We will capture queries generated as a side effect of running tests in CI, normalize them, deduplicate them, analyze them using one or more analyzers, and store them with their analyses and other metadata for future retrieval and comparison.

We will post a comment to the originating merge request, containing a summary of the new and changed queries, with links to their analyses, and highlighting any queries that exceed established timing or other performance guidelines.

Design and implementation details

Iteration 1

In the first iteration we will focus on how we capture queries, including normalization, deduplication, and storage. We must consider the performance and resource impacts on CI pipelines during capture, and include things like partitioning and time decay for the information we are storing.

Capturing queries

We will strive to limit the time and resource impacts on our CI pipelines as much as possible. These are some of the options we will consider for capturing queries:

  • Instrumenting ActiveRecord in ruby
    • Challenges:
      • Only applies to ruby projects so it would not be applicable to projects like container-registry.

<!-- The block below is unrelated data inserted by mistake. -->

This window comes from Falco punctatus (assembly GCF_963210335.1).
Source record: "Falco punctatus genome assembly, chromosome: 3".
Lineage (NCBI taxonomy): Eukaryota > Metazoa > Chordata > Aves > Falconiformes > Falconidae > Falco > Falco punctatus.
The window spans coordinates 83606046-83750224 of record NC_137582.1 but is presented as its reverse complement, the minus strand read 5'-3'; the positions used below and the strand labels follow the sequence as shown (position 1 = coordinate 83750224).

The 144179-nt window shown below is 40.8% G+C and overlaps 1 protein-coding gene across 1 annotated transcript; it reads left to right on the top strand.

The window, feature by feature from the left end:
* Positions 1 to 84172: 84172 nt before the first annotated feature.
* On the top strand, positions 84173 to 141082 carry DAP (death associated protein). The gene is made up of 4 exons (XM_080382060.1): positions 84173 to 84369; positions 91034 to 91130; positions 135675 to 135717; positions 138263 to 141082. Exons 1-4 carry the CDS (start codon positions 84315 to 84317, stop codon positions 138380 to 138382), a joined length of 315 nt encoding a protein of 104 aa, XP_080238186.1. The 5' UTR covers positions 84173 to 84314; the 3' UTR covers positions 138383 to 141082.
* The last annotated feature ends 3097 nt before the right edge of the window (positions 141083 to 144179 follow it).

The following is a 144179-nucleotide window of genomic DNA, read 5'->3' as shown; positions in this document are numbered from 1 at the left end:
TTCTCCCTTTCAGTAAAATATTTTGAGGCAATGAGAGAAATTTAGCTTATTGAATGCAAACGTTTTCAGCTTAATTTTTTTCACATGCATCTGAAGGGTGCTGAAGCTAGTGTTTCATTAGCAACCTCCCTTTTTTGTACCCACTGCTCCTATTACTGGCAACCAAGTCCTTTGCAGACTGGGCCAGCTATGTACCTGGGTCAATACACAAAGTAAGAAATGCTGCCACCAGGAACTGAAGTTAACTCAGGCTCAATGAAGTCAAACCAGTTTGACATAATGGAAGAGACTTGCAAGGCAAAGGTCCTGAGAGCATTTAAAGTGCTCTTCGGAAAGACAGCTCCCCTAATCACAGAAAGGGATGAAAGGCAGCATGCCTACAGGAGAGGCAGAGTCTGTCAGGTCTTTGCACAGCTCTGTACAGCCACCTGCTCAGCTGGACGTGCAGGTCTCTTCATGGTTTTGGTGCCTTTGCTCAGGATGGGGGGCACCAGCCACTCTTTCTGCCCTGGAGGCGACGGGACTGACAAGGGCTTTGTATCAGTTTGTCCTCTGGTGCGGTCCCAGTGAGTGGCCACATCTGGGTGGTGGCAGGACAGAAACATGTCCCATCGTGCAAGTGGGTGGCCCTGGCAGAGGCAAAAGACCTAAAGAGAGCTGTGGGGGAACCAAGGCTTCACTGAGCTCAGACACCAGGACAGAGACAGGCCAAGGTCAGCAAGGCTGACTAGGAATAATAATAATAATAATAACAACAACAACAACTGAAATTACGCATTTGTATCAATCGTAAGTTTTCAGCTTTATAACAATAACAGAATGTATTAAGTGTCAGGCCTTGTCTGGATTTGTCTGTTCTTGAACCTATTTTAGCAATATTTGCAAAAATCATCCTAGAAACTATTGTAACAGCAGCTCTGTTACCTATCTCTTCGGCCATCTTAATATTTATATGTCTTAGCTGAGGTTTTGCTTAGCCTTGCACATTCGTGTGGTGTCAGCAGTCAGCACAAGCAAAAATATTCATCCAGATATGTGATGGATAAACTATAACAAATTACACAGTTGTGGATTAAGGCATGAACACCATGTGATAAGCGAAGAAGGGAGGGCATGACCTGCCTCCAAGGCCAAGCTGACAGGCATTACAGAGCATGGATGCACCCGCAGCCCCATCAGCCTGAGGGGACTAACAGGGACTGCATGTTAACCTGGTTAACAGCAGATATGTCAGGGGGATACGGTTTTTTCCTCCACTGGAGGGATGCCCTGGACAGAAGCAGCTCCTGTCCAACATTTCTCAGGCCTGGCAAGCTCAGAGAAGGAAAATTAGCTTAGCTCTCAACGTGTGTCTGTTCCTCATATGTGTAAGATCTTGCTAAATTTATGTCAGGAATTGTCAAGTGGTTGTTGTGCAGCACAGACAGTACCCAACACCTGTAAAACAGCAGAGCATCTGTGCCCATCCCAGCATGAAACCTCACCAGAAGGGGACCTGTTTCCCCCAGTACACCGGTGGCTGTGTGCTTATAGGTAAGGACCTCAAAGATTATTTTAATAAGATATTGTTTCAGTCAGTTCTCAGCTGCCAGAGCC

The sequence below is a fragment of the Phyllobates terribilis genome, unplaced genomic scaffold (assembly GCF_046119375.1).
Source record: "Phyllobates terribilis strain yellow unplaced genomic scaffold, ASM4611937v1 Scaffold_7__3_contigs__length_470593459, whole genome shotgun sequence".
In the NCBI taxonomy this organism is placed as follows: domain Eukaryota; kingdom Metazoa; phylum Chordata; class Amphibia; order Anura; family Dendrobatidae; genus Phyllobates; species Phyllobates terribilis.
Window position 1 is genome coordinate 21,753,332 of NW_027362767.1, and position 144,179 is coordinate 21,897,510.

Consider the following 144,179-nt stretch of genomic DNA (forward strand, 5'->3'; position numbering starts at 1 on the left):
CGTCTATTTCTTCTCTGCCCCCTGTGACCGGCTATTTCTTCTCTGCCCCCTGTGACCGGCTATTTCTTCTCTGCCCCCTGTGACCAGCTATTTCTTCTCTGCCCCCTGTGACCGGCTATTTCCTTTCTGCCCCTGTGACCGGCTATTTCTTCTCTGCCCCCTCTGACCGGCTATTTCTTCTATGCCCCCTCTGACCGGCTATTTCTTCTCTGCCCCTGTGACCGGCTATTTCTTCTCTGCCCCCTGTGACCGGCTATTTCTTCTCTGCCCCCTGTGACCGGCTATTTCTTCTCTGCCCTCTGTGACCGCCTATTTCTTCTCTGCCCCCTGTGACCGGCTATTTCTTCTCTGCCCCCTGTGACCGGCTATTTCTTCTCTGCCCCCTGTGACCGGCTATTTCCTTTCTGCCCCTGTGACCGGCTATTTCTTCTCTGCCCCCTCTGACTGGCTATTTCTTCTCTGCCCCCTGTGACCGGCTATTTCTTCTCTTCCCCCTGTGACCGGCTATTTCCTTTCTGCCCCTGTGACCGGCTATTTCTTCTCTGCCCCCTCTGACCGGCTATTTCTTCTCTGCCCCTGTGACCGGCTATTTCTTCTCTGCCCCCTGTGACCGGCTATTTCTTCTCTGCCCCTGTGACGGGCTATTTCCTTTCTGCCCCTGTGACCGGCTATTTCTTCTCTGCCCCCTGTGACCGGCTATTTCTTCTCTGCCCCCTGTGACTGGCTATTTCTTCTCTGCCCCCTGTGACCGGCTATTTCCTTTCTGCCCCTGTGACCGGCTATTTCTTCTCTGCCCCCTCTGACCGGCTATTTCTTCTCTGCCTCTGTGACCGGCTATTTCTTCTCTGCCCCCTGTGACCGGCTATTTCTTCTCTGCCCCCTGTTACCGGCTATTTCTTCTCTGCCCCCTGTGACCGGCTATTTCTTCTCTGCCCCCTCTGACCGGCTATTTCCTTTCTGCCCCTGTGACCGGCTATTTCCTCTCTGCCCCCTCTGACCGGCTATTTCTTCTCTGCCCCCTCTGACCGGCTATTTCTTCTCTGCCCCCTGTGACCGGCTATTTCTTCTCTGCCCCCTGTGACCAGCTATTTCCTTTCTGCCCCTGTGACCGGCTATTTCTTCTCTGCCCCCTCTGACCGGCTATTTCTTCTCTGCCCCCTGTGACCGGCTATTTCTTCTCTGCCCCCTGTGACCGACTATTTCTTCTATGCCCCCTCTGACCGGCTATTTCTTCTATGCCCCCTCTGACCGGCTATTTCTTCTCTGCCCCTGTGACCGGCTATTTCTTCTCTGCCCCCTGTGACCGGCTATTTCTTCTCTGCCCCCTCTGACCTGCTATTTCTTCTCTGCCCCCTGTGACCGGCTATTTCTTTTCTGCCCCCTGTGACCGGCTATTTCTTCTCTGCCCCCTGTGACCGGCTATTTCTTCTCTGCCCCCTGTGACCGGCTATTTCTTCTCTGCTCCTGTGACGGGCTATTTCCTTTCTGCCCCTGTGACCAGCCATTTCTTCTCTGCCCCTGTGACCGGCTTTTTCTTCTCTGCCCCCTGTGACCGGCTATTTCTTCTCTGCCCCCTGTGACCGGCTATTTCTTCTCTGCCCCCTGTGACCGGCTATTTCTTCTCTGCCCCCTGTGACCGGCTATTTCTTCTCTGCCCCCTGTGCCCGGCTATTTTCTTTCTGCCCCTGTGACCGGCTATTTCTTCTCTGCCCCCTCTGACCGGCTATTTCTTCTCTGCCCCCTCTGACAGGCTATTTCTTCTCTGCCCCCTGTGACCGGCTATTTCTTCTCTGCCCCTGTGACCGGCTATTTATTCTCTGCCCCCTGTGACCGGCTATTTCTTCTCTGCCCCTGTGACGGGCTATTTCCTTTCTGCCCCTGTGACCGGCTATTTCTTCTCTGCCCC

• Has a non-zero impact on time and resources in CI pipelines (these impacts can be observed in !111638)
    • Opportunities:
      • Simple and straightforward to implement.
      • Allows access to more information (eg. stacktrace and calling locations).
  • Connection proxy with logging
    • Challenges:
      • Adds complexity and possible performance overhead.
      • Requires maintaining the code for the proxy.
    • Opportunities:
      • Allows us to customize the capture.
      • Allows us to perform normalization/deduplication at capture time.
  • Built-in logging in postgresql
    • Challenges:
      • Require adding a configuration to enable logging.
      • May be difficult to obtain the resulting logs.
    • Opportunities:
      • Doesn’t require maintaining any code.
      • Light weight in terms of performance impact.
  • Capture from pg_stat_statements
    • Challenges:
      • Requires creating the extension in the test database.
      • Requires adding a configuration to set pg_stat_statements.max to a value high enough to capture all queries.
      • Consumes shared memory proportional to pg_stat_statements.max.
    • Opportunities:
      • Requires minimal code.
      • Simple to obtain the data.
      • Data is already normalized.

We have already built a proof of concept for instrumenting ActiveRecord in ruby in !111638, so as a first step we will benchmark the other capture methods against it and select the best option.

Storing queries

For the next step of the first iteration we will use the proof of concept in !111638 as well as any data gathered from testing other capture methods to estimate the number of rows per project, and use the pipeline execution statistics for gitlab-org/gitlab to estimate throughput. These estimates will allow us to evaluate storage mechanisms that are suitable for our purpose.